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Oct. 18, 2017

WII relics returned to rightful heirs

by Eric Feigen, Staff Writer
The smoke clears and the dust begins to settle. Thousands of US marines wander the small island of Peleliu as Japanese soldiers, planes, and cruisers retreat in the distance. The Battle of Peleliu is over. The 13 square kilometer island is finally under US control. Marines explore the deserted tunnel systems, caves and bunkers, now abandoned by the Japanese 14th infantry division. Hung within the majority of Japanese entrenchments lay Japanese flags inscribed with the names of the soldiers who were tasked with defending the strategic stronghold. Along with a name, each flag contains brief messages from a soldier's family and loved ones.

These banners were known as hinomaru yosegaki or good luck flags. Marines pillaged hinomaru yosegaki taking them as souvenirs and trophies. One of these marines was Benjamin Lambiotte. Today, his grandson, Blair junior Aidan Lambiotte, is trying to return the flag of fallen Japanese soldiers to their families through a private organization called the Obon Society.

The Obon Society was founded in 2015 by Rex and Keiko Ziak. The nonprofit is a catalyst for a humanitarian movement that, "heals hearts and connects broken families" though returning personal heirlooms to the descendants of the Japanese soldiers who fought in the second World War. The organization has already returned 108 flags successfully and are currently working on reuniting an additional 295 with their rightful owners.
Obon Society founders Rex and Keiko Ziak display the <i> hinomaru yosegaki </i>  they hope to return
Courtesy of The Obon Society
Obon Society founders Rex and Keiko Ziak display the hinomaru yosegaki they hope to return

To a Japanese family, the reunification of a hinomaru yosegaki heirloom is intangible in emotional value. Culturally, the Japanese believe that it is a great honor to die for the Emperor and their country. One of the principle reasons for "good luck flags" was to give the loved-ones of deceased soldiers something to bury if a body couldn't be found. When U.S. marines pillaged and stole these flags they also took away the honorable and ideal burial for Japanese families.

The Obon Society has recently gained traction and prominence through the publication of U.S. marine Marvin Strombo's story in the Washington Post. The article tells the captivating story of Strombo delivering a flag he found on the island of Saipan, a fierce WWII battleground in the Pacific, to the sister and brother of fallen Japanese officer Sadao Yasue. Strombo had vowed to return the flag to its rightful owner when he picked it up 72 years ago. On August 16, 2017, the Obon Society helped him fulfill his vow.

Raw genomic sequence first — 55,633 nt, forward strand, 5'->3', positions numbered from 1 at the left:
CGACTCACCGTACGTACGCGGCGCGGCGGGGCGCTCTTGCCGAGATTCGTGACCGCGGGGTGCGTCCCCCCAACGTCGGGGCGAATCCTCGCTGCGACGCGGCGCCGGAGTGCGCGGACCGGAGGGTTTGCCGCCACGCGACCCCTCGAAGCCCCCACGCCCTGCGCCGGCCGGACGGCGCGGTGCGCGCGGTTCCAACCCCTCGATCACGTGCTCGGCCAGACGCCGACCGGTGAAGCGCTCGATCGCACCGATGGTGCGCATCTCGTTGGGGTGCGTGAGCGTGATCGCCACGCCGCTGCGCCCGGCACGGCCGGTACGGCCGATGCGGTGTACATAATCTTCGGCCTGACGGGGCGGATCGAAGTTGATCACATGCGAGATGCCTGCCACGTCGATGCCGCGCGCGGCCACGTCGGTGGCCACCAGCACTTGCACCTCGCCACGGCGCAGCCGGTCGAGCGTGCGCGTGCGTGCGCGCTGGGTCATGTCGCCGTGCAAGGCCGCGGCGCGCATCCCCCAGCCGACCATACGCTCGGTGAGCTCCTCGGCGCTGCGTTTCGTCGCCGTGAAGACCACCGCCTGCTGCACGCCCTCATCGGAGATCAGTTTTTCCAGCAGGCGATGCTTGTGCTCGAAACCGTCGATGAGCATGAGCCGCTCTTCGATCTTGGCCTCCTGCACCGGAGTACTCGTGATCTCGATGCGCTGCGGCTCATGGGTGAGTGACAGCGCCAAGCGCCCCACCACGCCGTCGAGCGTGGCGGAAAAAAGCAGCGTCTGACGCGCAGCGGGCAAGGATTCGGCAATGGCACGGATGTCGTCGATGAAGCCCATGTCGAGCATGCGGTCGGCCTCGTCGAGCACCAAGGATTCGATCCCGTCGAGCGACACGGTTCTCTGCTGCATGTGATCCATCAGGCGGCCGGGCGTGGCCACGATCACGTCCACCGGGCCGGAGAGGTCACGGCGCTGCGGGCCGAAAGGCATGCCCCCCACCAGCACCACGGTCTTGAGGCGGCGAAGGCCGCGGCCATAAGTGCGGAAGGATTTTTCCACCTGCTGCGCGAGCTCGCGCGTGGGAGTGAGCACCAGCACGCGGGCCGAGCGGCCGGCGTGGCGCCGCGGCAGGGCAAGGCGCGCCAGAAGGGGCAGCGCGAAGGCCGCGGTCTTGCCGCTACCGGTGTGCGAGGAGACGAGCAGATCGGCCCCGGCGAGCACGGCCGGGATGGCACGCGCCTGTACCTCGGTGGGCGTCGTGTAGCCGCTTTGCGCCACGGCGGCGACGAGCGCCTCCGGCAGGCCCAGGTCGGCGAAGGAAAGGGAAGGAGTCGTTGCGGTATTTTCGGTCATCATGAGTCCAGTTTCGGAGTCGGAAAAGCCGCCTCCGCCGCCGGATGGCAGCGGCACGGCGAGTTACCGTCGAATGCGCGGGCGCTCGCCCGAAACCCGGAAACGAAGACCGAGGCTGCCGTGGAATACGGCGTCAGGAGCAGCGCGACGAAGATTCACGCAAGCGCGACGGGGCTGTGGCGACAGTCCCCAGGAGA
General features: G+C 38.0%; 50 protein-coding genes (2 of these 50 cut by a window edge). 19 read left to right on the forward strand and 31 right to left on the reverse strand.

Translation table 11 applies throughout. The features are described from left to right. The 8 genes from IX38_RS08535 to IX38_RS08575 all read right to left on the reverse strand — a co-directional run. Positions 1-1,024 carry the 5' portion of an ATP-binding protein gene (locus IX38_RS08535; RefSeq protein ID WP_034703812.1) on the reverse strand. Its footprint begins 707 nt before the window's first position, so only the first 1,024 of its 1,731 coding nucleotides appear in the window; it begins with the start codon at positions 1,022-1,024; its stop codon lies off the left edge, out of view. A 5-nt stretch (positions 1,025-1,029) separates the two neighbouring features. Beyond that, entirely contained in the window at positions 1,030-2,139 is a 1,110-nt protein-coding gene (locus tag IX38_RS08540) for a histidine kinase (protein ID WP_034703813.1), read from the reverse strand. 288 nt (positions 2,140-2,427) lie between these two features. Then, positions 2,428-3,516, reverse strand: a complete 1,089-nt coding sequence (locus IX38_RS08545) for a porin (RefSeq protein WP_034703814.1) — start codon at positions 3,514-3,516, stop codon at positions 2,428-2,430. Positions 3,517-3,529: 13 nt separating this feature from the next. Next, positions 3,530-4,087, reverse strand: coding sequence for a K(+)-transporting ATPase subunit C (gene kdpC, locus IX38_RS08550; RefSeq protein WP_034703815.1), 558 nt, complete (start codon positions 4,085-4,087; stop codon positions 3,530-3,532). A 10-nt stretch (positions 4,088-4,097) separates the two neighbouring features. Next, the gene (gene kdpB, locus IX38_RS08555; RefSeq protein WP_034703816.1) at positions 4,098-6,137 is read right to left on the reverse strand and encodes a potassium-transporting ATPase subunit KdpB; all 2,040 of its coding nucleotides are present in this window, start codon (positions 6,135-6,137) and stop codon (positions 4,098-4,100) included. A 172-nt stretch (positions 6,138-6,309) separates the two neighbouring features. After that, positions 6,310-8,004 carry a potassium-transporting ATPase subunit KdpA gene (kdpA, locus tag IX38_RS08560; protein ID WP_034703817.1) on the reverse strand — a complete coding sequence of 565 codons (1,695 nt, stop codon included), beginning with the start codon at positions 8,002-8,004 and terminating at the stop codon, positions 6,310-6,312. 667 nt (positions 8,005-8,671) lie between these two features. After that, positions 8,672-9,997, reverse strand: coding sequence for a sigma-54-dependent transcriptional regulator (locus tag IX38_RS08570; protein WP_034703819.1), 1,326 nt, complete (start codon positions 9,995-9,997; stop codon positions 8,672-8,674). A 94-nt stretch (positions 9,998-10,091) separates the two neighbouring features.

His deliverance of the heirloom resulted in a very emotional experience for the delegates of both countries. Strombo describes the moment as very touching. He says, "When I saw his [Japanese officer's] sister holding the flag, it broke my heart you know. I was glad to return it". The Obon Society was recognized for their accomplishment and won praise from the Japan's Minister for Foreign Affairs, declaring the act an, "important symbol of reconciliation, mutual understanding and friendship between our two countries."
Pictured is a 72 year old Japanese hinomaru yosegaki. Courtesy of Aidan Lambiotte
Pictured is a 72 year old Japanese hinomaru yosegaki.

One of the current projects the Obon Society is working on involves Lambiotte, whose grandfather gave him a 72 year old Japanese hinomaru yosegaki for his 13th birthday. Lambiotte only recently became aware of the Obon organization's existence when watching a news segment about the Post's story. "After learning about the Society in the news, I came to the sudden realization that I was in possession of one of these Japanese WWII relics," Lambiotte reflected. Lambiotte is currently in the initial stages of contacting the Obon Society and returning the flag to the families of the deceased.

After researching the hinomaru yosegaki , Lambiotte believes it is his obligation to return the lost heirloom. He says, "I know the flag will would mean so much more to the Japanese family then it would ever mean to me. To them the flag is invaluable; I'm grateful to have the opportunity to return it." The hinomaru yosegaki are spread out across the world, but with help from the Obon Society, Japanese families can be reunited with these culturally and emotionally significant heirlooms.



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